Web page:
There is no denying that the numbers have become frighteningly large and the valuations apparently ludicrous for companies that have never made a profit and as likely as not never will. British Biotech alone is now worth almost as much as Railtrack. But it is not correct to depict biotech as another gold rush, awash with naive small investors prepared to mortgage themselves to the hilt in the vain hope of striking it rich.
Most biotech investors are cash-rich institutions. Those piling into the sector's 12 publicly quoted enterprises over the last six months have predominantly been sophisticated institutional investors, financially robust enough to withstand the losses should all turn to sand and presumably mature enough to know the risks. Most of these investors are playing a very long game. Although some of the companies and certainly many of their products will fall by the wayside, it may only require one hit to be seriously in the money. Indeed the problem with stock market wonder stocks is not that there are too many, but that there are not nearly enough of them.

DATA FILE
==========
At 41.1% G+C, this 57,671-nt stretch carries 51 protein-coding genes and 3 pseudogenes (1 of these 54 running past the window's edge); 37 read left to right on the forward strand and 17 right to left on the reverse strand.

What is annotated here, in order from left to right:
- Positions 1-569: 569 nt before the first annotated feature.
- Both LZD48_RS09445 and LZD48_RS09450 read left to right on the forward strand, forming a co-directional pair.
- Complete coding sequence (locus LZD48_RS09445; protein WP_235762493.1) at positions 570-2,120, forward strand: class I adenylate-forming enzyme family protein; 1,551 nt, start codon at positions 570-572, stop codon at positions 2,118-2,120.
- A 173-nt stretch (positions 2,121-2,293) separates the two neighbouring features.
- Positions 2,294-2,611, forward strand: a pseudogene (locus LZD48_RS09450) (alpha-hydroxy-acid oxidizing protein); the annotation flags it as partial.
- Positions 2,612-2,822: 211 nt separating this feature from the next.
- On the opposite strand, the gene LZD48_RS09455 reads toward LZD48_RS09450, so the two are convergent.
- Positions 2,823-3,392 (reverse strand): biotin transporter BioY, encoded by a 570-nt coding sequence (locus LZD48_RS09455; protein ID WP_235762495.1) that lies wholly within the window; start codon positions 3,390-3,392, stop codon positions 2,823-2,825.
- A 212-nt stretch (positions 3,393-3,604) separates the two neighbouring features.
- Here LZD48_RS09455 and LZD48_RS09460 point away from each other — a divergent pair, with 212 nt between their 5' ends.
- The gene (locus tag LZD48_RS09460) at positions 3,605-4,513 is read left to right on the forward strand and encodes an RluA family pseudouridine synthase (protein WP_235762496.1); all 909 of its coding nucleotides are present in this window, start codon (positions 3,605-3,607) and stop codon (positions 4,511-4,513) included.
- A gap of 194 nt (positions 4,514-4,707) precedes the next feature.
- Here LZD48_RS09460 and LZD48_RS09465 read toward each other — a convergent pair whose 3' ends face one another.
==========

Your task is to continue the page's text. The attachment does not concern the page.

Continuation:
In the United States, the biotechnology sector is better developed and the capital markets more receptive and responsive to its need. In Britain there is still suspicion and scepticism. It seems to be a long-forgotten fact that part of the function of stock markets is to raise money for promising businesses. The rules were deliberately changed a number of years ago to allow the biotechs, companies without track records, to raise money and have their shares traded on the Stock Exchange. This is undoubtedly a good thing. The volatility of these stocks alone is hardly reason for cracking down. Biotech may represent the unregulated Wild West frontier of investment. But many investors like it that way and if it helps in the creation of a new Glaxo, who's complaining?Reuse content